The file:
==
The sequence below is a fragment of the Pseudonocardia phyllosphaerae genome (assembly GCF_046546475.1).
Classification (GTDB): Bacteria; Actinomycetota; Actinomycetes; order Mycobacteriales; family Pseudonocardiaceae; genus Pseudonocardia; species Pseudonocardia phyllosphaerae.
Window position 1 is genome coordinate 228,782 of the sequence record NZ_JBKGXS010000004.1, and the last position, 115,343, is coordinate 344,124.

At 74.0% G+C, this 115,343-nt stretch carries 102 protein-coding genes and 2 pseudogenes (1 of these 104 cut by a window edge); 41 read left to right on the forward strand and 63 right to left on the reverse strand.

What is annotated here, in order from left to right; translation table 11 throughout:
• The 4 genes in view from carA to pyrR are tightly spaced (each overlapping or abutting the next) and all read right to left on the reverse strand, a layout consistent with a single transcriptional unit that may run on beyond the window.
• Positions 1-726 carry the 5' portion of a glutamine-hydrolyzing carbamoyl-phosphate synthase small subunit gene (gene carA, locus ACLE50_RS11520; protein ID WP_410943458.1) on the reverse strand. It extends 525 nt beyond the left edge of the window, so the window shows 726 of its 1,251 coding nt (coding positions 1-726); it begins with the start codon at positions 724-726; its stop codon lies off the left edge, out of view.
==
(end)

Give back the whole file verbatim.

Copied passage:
The sequence below is a fragment of the Pseudonocardia phyllosphaerae genome (assembly GCF_046546475.1).
Classification (GTDB): Bacteria; Actinomycetota; Actinomycetes; order Mycobacteriales; family Pseudonocardiaceae; genus Pseudonocardia; species Pseudonocardia phyllosphaerae.
Window position 1 is genome coordinate 228,782 of the sequence record NZ_JBKGXS010000004.1, and the last position, 115,343, is coordinate 344,124.

At 74.0% G+C, this 115,343-nt stretch carries 102 protein-coding genes and 2 pseudogenes (1 of these 104 cut by a window edge); 41 read left to right on the forward strand and 63 right to left on the reverse strand.

What is annotated here, in order from left to right; translation table 11 throughout:
• The 4 genes in view from carA to pyrR are tightly spaced (each overlapping or abutting the next) and all read right to left on the reverse strand, a layout consistent with a single transcriptional unit that may run on beyond the window.
• Positions 1-726 carry the 5' portion of a glutamine-hydrolyzing carbamoyl-phosphate synthase small subunit gene (gene carA, locus ACLE50_RS11520; protein ID WP_410943458.1) on the reverse strand. It extends 525 nt beyond the left edge of the window, so the window shows 726 of its 1,251 coding nt (coding positions 1-726); it begins with the start codon at positions 724-726; its stop codon lies off the left edge, out of view.